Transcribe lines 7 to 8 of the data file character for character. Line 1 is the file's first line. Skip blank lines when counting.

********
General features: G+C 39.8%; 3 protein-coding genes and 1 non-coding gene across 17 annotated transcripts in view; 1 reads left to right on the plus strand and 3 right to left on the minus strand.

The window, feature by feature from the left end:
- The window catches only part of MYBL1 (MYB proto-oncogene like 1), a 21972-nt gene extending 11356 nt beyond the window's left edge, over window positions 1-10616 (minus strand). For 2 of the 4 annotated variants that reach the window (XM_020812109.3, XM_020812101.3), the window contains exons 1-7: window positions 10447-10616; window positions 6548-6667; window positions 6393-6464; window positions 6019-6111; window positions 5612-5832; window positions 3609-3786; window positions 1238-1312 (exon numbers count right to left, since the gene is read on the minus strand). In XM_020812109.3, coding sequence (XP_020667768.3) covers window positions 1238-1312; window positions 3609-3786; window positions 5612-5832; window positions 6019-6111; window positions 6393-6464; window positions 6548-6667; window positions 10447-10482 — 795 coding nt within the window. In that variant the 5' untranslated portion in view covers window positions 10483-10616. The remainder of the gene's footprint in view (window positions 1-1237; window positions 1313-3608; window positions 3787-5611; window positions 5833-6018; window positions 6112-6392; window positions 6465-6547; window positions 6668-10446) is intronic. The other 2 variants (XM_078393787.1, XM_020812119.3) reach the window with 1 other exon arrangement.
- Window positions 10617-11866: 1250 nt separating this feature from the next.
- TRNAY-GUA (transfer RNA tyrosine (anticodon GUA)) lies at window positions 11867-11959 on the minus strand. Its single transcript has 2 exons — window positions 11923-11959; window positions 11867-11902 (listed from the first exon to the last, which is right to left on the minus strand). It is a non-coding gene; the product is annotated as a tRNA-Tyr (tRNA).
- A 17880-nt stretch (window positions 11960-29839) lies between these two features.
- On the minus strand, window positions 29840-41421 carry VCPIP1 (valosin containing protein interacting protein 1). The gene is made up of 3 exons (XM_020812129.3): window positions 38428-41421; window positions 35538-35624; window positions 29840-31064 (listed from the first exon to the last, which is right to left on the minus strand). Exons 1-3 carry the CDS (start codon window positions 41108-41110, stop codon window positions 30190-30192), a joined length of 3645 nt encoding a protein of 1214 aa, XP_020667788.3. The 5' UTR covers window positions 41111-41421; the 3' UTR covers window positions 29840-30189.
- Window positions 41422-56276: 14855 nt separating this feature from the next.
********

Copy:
- On the minus strand, window positions 29840-41421 carry VCPIP1 (valosin containing protein interacting protein 1). The gene is made up of 3 exons (XM_020812129.3): window positions 38428-41421; window positions 35538-35624; window positions 29840-31064 (listed from the first exon to the last, which is right to left on the minus strand). Exons 1-3 carry the CDS (start codon window positions 41108-41110, stop codon window positions 30190-30192), a joined length of 3645 nt encoding a protein of 1214 aa, XP_020667788.3. The 5' UTR covers window positions 41111-41421; the 3' UTR covers window positions 29840-30189.
- Window positions 41422-56276: 14855 nt separating this feature from the next.